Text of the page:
WOG: Are you doing standards or original material?

CT: I do some originals and some standards I guess, but I donít do standards in a standard way. I do take some of the classic jazz tunes and totally twist them around and do other things with them that the [original] composers might not have appreciated (laughs)!

WOG: When you and I last spoke back in 2002Ö

CT: Has it been that long?!

WOG: Yes! Time flies (laughs)!

CT: (Laughs)

WOG: Back then, you were in the studio and probably about half-way done a new solo projectÖ



"For me, the Rome show was one of the
most memorable, because it was probably
the worst one (laughs)!"


WOG: Well, thanks to the invention of editing and some great mixing by Nick Davis, the show appears to have come across perfectly on DVD (laughs)!

CT: There you go (laughs)!

WOG: With the release of the new Genesis Live 1973-2007 box set next week, have you had any input into the new stereo or surround mixes?

CT: No, I havenít, actually. Iím not really in the loop for that sort of stuff. I donít hear it before anybody else. I mean, if I called them up ahead of time and asked to hear it, Iím sure I could, but my life has been really busy and, to be honest, I didnít even know it was coming out next week until you just told me (laughs)! ÖBut I will absolutely call [a representative from Genesisí management company] and say, ďHey, can you send me a copy?Ē Which they do, thankfully.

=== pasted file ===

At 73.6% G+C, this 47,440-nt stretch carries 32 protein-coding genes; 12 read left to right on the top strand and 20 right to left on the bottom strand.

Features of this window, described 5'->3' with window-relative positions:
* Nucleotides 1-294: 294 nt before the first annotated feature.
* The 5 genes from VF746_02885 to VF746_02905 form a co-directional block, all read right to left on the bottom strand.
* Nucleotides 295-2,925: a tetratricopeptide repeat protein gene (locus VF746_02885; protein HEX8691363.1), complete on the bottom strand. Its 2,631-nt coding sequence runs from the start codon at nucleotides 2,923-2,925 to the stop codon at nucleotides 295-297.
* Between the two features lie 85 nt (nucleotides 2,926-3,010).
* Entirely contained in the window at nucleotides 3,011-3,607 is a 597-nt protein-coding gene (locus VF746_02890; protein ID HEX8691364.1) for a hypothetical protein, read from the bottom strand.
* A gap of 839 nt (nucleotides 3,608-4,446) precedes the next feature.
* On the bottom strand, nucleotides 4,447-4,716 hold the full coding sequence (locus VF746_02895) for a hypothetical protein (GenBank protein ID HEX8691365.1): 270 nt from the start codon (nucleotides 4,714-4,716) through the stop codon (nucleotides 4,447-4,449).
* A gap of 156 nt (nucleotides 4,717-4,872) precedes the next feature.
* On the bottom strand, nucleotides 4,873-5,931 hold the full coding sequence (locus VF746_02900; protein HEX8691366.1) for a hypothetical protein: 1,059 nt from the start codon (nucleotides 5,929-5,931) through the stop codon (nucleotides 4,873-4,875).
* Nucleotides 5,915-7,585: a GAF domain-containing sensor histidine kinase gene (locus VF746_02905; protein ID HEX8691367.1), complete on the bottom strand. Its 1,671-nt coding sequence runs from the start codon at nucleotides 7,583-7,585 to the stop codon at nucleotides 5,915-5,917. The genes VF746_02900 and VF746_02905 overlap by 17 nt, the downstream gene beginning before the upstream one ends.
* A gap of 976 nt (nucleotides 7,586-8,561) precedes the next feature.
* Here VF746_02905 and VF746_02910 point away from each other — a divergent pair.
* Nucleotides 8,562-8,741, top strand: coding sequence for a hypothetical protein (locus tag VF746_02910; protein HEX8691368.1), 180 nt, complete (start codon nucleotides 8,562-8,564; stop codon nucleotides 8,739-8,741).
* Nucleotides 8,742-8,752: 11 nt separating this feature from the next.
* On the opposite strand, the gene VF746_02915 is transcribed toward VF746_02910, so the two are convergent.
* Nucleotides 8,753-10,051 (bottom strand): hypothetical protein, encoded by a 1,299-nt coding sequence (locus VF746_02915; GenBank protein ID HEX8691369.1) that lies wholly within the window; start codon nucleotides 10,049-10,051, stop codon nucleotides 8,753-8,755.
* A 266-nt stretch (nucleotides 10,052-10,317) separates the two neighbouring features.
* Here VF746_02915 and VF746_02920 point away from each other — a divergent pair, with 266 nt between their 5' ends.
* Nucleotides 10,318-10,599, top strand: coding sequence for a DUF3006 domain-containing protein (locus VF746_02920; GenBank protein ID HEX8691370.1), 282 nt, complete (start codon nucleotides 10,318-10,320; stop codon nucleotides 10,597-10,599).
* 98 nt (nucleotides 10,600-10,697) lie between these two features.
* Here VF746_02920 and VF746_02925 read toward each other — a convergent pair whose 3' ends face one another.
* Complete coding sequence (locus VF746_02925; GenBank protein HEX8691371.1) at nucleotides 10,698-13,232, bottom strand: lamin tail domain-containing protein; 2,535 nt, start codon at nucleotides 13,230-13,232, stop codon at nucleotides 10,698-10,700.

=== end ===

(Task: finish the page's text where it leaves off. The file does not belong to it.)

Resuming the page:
WOG: Philís  talked about his physical condition recently in the press and his inability to play drums right now. Do you think that reduces the chances that Genesis will ever reform to tour again?

Chester Thompson at the Slammin' Symposium - September 2009

: I take him at his word that heís done with it. Heís done. I really think he means it. Heís got those young kids at home, and heís loved all of his kids, but I think this time he really wants to be more involved in their lives than heís been able to be in the past.  It wouldnít surprise me if one summer he decided to go for it and do a few shows and bring his family with him, but both of his kids are in school now. Itís a different story and a different time. I wouldnít even dare try and predict it.

It might happen, but I donít think it will happen in the sense that the band is reforming, you know? There might be another small tour at some point, but Iím certainly not holding out for it. I mean, obviously if they call, I will be there.  I think itís been a great run. Iím part of the history, but Iím also a fan of the music, so I hope it does happen, but I take him at his word that it probably wonít happen.
CT: Yeah, well, funding got interrupted and all of thatÖ So, whatís ended up happening is that Iíve recently picked it back up, which I have. I actually decided that I didnít like very much [of the new studio material from 2002] anymore (laughs)! So, it was back to the drawing board.